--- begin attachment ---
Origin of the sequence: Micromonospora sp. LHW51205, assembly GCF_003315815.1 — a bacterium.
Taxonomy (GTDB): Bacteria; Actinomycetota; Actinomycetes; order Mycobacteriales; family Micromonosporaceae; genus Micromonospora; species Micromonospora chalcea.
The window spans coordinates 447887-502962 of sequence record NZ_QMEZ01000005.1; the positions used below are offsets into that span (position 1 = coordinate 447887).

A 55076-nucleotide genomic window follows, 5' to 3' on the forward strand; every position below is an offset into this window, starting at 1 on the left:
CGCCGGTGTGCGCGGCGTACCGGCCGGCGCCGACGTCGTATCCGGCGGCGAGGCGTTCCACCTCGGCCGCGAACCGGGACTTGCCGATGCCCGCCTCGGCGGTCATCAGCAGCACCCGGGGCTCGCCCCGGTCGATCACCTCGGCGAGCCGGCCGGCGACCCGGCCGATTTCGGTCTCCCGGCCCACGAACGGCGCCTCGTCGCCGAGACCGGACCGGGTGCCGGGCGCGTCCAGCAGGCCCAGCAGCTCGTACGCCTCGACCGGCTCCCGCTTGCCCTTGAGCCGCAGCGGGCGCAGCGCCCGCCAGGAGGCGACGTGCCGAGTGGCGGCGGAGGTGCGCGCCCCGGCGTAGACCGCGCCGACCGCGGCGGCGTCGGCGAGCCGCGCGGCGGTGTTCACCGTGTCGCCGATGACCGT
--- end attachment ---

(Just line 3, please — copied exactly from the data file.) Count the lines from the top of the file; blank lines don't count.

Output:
The window spans coordinates 447887-502962 of sequence record NZ_QMEZ01000005.1; the positions used below are offsets into that span (position 1 = coordinate 447887).